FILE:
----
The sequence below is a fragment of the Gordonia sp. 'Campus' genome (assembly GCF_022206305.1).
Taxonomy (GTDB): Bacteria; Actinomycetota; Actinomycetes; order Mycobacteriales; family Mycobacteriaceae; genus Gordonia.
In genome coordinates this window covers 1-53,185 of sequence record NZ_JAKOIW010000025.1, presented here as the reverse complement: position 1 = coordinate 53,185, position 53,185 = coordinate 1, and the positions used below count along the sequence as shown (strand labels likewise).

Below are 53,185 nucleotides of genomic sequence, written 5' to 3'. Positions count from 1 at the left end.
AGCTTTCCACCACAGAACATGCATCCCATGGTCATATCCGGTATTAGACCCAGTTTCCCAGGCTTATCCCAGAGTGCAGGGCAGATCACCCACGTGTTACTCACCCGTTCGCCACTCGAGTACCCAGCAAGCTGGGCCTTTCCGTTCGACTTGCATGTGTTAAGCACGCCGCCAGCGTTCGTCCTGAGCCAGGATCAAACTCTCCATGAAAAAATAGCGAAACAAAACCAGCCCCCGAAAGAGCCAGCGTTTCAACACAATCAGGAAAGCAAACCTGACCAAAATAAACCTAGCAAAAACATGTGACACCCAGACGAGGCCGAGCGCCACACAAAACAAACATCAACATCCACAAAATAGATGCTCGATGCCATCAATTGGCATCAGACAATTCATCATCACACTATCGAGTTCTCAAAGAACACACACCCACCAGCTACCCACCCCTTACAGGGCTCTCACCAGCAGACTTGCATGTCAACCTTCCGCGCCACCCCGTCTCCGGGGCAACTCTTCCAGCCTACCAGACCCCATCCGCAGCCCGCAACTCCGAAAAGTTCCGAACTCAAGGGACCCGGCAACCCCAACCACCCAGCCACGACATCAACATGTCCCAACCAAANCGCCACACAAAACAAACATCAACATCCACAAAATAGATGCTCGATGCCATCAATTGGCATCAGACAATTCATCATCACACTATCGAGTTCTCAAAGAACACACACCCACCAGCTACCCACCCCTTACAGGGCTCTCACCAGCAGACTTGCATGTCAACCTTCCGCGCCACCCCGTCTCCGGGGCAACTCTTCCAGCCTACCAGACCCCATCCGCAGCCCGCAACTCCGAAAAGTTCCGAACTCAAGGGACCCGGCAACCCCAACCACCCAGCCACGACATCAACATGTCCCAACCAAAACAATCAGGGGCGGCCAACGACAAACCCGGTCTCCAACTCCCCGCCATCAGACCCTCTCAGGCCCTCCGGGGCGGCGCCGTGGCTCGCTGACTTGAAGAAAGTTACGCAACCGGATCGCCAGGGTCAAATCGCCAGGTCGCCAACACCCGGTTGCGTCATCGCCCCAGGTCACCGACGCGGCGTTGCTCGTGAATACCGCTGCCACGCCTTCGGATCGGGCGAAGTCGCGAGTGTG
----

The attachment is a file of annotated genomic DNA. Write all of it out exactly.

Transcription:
The sequence below is a fragment of the Gordonia sp. 'Campus' genome (assembly GCF_022206305.1).
Taxonomy (GTDB): Bacteria; Actinomycetota; Actinomycetes; order Mycobacteriales; family Mycobacteriaceae; genus Gordonia.
In genome coordinates this window covers 1-53,185 of sequence record NZ_JAKOIW010000025.1, presented here as the reverse complement: position 1 = coordinate 53,185, position 53,185 = coordinate 1, and the positions used below count along the sequence as shown (strand labels likewise).

Below are 53,185 nucleotides of genomic sequence, written 5' to 3'. Positions count from 1 at the left end.
AGCTTTCCACCACAGAACATGCATCCCATGGTCATATCCGGTATTAGACCCAGTTTCCCAGGCTTATCCCAGAGTGCAGGGCAGATCACCCACGTGTTACTCACCCGTTCGCCACTCGAGTACCCAGCAAGCTGGGCCTTTCCGTTCGACTTGCATGTGTTAAGCACGCCGCCAGCGTTCGTCCTGAGCCAGGATCAAACTCTCCATGAAAAAATAGCGAAACAAAACCAGCCCCCGAAAGAGCCAGCGTTTCAACACAATCAGGAAAGCAAACCTGACCAAAATAAACCTAGCAAAAACATGTGACACCCAGACGAGGCCGAGCGCCACACAAAACAAACATCAACATCCACAAAATAGATGCTCGATGCCATCAATTGGCATCAGACAATTCATCATCACACTATCGAGTTCTCAAAGAACACACACCCACCAGCTACCCACCCCTTACAGGGCTCTCACCAGCAGACTTGCATGTCAACCTTCCGCGCCACCCCGTCTCCGGGGCAACTCTTCCAGCCTACCAGACCCCATCCGCAGCCCGCAACTCCGAAAAGTTCCGAACTCAAGGGACCCGGCAACCCCAACCACCCAGCCACGACATCAACATGTCCCAACCAAANCGCCACACAAAACAAACATCAACATCCACAAAATAGATGCTCGATGCCATCAATTGGCATCAGACAATTCATCATCACACTATCGAGTTCTCAAAGAACACACACCCACCAGCTACCCACCCCTTACAGGGCTCTCACCAGCAGACTTGCATGTCAACCTTCCGCGCCACCCCGTCTCCGGGGCAACTCTTCCAGCCTACCAGACCCCATCCGCAGCCCGCAACTCCGAAAAGTTCCGAACTCAAGGGACCCGGCAACCCCAACCACCCAGCCACGACATCAACATGTCCCAACCAAAACAATCAGGGGCGGCCAACGACAAACCCGGTCTCCAACTCCCCGCCATCAGACCCTCTCAGGCCCTCCGGGGCGGCGCCGTGGCTCGCTGACTTGAAGAAAGTTACGCAACCGGATCGCCAGGGTCAAATCGCCAGGTCGCCAACACCCGGTTGCGTCATCGCCCCAGGTCACCGACGCGGCGTTGCTCGTGAATACCGCTGCCACGCCTTCGGATCGGGCGAAGTCGCGAGTGTG